What is cognitive rehabilitation?

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As many of you probably know, and according to the definition most commonly used by the World Health Organization (WHO), the term rehabilitation implies the recovery of the patient’s functional status to the highest possible level from a physical, cognitive, psychological and social adaptability perspective. On the other hand, Dr. Barbara Wilson defined cognitive rehabilitation as “a process in which individuals with a brain injury work together with healthcare professionals to remedy or alleviate the cognitive impairrments that occur after a neurological injury.” In this way, one could say that -through the use of cognitive rehabilitation- healthcare professionals work together with their patients to restore the highest possible functional level from a cognitive perspective, with the goal that this will also be useful to attain the highest possible functional level on a daily basis. As you can see in the last two definitions, a special emphasis is placed in the collaboration between healthcare professionals in charge of designing the cognitive treatment plan and their patients. Cognitive rehabilitation should not be passive. On the contrary, it is important for patients to get involved and participate actively in their treatment.

Cognitive Rehabilitation Exercises

But, how do we get patients to participate more and, on top of that, ensure that this participation is active? Numerous studies have shown that patients that participate more actively in their rehabilitation process are the ones that obtain better results when that process is completed. In other words, those patients are the ones that achieve a higher functional level from a cognitive perspective after completing their treatment.

And, what can we do to ensure that the exercises we use for cognitive rehabilitation promote an active participation? The main way to do this (but not the only one) is through motivation. The use of cognitive rehabilitation exercises that are not motivating for patients can even have negative effects on their recovery, independently of how good those exercises are or how well designed they are. Although there are several way to increase patient motivation, some of the best known methods are:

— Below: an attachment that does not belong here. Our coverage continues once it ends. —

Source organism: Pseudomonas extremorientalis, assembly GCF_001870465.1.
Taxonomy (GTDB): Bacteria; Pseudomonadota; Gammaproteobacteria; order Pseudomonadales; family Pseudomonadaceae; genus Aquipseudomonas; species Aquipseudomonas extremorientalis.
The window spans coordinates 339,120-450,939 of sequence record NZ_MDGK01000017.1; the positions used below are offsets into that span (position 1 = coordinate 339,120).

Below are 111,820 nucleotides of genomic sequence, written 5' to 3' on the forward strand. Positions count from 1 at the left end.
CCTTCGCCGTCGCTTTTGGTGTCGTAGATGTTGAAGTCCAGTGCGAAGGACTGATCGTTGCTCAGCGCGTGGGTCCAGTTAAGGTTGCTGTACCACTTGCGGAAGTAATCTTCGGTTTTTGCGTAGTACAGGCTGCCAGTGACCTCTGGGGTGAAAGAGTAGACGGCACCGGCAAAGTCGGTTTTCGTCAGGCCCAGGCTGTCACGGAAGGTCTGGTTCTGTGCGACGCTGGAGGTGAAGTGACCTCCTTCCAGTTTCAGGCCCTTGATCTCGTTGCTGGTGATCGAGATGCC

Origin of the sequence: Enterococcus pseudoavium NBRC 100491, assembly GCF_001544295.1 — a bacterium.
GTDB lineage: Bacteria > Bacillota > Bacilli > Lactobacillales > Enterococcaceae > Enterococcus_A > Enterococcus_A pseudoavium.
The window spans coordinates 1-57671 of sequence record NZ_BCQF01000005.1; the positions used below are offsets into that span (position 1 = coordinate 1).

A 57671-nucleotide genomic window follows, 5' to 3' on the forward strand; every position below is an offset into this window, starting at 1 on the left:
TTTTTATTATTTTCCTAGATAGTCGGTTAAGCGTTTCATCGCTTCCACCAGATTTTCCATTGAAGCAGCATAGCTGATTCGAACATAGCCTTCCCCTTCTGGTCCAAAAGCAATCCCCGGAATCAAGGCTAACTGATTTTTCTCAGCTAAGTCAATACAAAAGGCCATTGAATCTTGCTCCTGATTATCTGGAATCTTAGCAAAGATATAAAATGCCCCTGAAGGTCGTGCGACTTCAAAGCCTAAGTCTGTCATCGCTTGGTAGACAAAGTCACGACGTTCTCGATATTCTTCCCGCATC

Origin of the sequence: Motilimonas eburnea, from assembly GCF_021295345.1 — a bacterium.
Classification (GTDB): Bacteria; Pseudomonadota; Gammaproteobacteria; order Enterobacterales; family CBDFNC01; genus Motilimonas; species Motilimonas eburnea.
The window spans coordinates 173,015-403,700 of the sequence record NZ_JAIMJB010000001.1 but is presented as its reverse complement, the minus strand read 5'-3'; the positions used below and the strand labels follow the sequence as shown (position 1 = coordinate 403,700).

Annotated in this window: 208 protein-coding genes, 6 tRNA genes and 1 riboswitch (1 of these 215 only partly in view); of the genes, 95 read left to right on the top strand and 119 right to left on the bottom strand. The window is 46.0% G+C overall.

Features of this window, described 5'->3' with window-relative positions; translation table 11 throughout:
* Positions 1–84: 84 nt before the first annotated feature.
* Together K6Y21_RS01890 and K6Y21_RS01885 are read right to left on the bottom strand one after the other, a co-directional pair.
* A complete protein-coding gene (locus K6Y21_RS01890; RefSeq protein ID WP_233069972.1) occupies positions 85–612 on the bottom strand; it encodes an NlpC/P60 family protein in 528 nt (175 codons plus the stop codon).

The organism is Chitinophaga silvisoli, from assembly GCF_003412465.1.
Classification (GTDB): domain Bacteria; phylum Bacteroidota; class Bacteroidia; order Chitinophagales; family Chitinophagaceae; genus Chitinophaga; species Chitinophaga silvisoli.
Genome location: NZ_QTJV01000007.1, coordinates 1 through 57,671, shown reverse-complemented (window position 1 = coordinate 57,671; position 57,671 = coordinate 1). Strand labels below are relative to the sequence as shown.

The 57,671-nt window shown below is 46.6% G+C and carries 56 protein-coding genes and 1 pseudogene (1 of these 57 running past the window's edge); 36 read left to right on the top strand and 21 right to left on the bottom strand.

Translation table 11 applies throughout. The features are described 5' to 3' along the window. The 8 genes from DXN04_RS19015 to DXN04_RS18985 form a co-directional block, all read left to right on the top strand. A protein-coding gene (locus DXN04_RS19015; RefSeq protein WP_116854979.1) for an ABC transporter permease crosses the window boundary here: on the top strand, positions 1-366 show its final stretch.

• Use therapeutic activities that are more fun.
  • Provide relevant information to patients on how they are completing the prescribed exercises.
  • Adjust exercise difficulty in a personalized manner.
  • Promote the variability of the exercises used by the patient during the rehabilitation process.

Therapeutic Activities for Cognitive Rehabilitation

Not only is the activity itself important but also the way in which the different therapeutic activities that will be completed by patients are presented to them. In order to make therapeutic activities more fun, we should use gamification. Gamification is a technique that allows for the application of game strategies and methods to contexts that normally do not use them, with the objective of making individuals adopt a certain behavior. Cognitive rehabilitation can benefit greatly from the use of gamification in the therapeutic activities used by patients. On the other hand, the combination of gamification techniques and relevant feedback during the cognitive rehabilitation exercise will also result in an increase in patient motivation. Finally, it is also important that the activities adjust their difficulty to make the task easier or more difficult according to what the patient does during the rehabilitation session. And, of course, it is also important that the cognitive rehabilitation activities prescribed to patients are frequently changed. This therapeutic variability will achieve a higher level of generalization of the new skills learned by the patient during cognitive rehabilitation sessions.

Cognitive Rehabilitation Examples

Although there are many examples of cognitive rehabilitation, digital health technologies are specially useful to implement cognitive therapeutic activities based on the elements mentioned in previous paragraphs. The video below shows a selective attention task that uses digital technologies to ask patients to search for the image (or images) that are not repeated among several that do repeat themselves. This task has been “gamified” because:

  • It has an attractive design.
  • Keeps an agile “tempo” during the session.
  • Includes “levels of difficulty” as a way to give feedback.
  • Gives visual and auditive feedback while patients complete the prescribed exercise.

Moreover, software will continuously monitor patient performance to adjust session difficulty, increasing it (if patients make few mistakes) or decreasing it (if they make many). Exercise difficulty is adjusted by modifying the number of simultaneous stimuli that appear on screen, increasing similarities between them and changing the maximum time patients have to find the correct answer. Finally, each one of the more than 110 cognitive rehabilitation exercises available in Rehametrics has several personalization options that enable them to adapt perfectly to the clinical goals of each patient.

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